A professional athlete can only succeed as far as their reputation takes them.
Humble and quiet receivers like Calvin Johnson don't draw major attention but always produce on the field. However, divas such as Dez Bryant continuously draw more attention for their attitude instead of their production.
Legendary diva Terrell Owens had an impressive year in Cincinnati, catching 72 passes for 983 yards and nine touchdowns at 37 years old, but the world was more focused on his next off-the-field antic.
The Lakers' Metta World Peace can change his name to whatever he wants, but he'll always be thought of as a distraction.
Suh has built a negative image around the league as a dirty player. A poll was taken in November, and the controversial tackle was voted the most dirty player in the NFL. Another survey was taken for most liked and disliked players, where Suh ranked No. 1 least liked.
There have been a number of instances since Suh's rookie season. Whether it be defacing quarterback Jake Delhomme or bodyslamming Bengals quarterback Andy Dalton, Suh finds a way to create controversy with his play.
Even legal-but-violent plays have put him in a negative light. Suh was flagged in 2010 against the Bears for a forearm push of quarterback Jay Cutler. The play wasn't illegal, but it looked dirty initially. Plus, Suh's track record made that play look worse than what it was.
The high-profile tackle was again flagged in 2010 for tackling Marion Barber by his hair. The play was later reviewed and ruled to be legal by the NFL.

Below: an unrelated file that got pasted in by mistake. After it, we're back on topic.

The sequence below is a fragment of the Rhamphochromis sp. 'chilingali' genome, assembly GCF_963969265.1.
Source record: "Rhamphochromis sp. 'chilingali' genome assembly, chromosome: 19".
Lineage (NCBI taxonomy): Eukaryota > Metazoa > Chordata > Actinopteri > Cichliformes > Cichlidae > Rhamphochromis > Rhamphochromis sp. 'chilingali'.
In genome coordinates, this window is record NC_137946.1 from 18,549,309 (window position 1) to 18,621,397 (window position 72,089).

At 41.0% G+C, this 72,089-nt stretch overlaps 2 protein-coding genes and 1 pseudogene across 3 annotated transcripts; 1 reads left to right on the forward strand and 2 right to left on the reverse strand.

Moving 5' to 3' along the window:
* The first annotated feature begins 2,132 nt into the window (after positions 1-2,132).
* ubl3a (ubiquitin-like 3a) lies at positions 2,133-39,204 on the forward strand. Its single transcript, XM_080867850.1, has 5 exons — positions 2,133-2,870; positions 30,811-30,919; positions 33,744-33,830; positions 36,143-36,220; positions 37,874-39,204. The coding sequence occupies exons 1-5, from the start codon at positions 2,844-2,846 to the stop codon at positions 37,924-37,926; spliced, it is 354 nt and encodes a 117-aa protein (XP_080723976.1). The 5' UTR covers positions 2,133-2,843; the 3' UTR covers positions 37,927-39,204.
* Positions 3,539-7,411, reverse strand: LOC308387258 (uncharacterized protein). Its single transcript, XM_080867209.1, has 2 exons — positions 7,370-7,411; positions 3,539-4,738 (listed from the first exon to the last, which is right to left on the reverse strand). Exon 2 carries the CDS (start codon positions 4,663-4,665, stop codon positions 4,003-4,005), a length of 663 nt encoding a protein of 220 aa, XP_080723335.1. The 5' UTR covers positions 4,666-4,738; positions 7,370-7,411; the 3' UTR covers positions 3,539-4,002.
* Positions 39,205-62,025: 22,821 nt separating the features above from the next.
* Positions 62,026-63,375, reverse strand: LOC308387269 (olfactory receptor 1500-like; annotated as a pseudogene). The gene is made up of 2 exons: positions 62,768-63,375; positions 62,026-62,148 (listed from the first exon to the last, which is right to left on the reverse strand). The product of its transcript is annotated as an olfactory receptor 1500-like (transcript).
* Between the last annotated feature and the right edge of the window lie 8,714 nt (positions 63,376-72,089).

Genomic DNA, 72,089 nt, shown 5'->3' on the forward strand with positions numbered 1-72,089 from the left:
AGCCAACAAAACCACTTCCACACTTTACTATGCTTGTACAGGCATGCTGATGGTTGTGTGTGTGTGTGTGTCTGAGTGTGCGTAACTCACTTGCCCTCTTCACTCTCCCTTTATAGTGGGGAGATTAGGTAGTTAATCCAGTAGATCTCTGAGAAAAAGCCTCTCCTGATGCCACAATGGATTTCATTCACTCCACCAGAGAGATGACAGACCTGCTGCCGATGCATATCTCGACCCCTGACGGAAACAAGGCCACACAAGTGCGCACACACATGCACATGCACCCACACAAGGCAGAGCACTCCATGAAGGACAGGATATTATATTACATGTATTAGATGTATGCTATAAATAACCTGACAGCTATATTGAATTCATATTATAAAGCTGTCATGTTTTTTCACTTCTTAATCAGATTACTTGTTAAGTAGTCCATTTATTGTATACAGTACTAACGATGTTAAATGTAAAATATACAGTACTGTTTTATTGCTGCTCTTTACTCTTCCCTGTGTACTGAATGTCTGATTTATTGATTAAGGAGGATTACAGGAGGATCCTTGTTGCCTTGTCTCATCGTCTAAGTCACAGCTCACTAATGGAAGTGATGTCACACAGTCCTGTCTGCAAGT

Suh became vilified and degraded as a football player among the NFL media. Analysts Boomer Esiason and Shannon Sharpe took shots at Suh during halftime of the Thanksgiving game.
Judgement of that magnitude only occurs when it has a popular name attached to it, and that has been the case with Suh. Incidents involving the Lions tackle becomes a week-long discussion on ESPN, while other problems are barely discussed.
Meanwhile after the 2011 Thanksgiving stomp, Suh was suspended two games without pay.
The NFL has placed a target on Suh's back, keeping him on center stage whenever a disputable play happens. The camera will always be on No. 90 during the aftermath of his quarterback pursuit.
Suh plays with a "by any means necessary" kind of style when rushing the quarterback. Through taking constant double-teams from offensive linemen, Suh scratches and claws his way to get to the ball.
In the end, isn't that how defensive tackles are taught to play?
Offensive and defensive linemen are the dirtiest and grittiest players on an NFL roster. Starting from trash talk at the line to pushing and pulling their opposition, dirty plays happen more frequently than people realize.
It's more of a matter if referees catch the foul play. Officials won't catch every hold and pull, creating plenty of opportunity for dirty play.
Suh is no dirtier than any other tackle, but his reputation keeps him in a negative spotlight. He's been a high-profile player since being the No. 2 pick out of Nebraska in 2010.
He's highly targeted in offensive blocking schemes to protect the quarterback. Given his talent, motor and sense of aggression, opponents always give Suh their best shot.
His production somewhat excused the rookie-year antics after he picked up 10 sacks in 2010, but he hit a sophomore slump with only four sacks. He looks to have regained his edge with 5.5 sacks this year, and he and Nick Fairley form a very dangerous duo.
Suh won't be able to escape his reputation, so the "dirty" label will stick for years to come. He deserves his share of blame, along with the media exaggerating his incidents. His violent episodes draw more attention than his talent, and that will remain the case because of his reputation.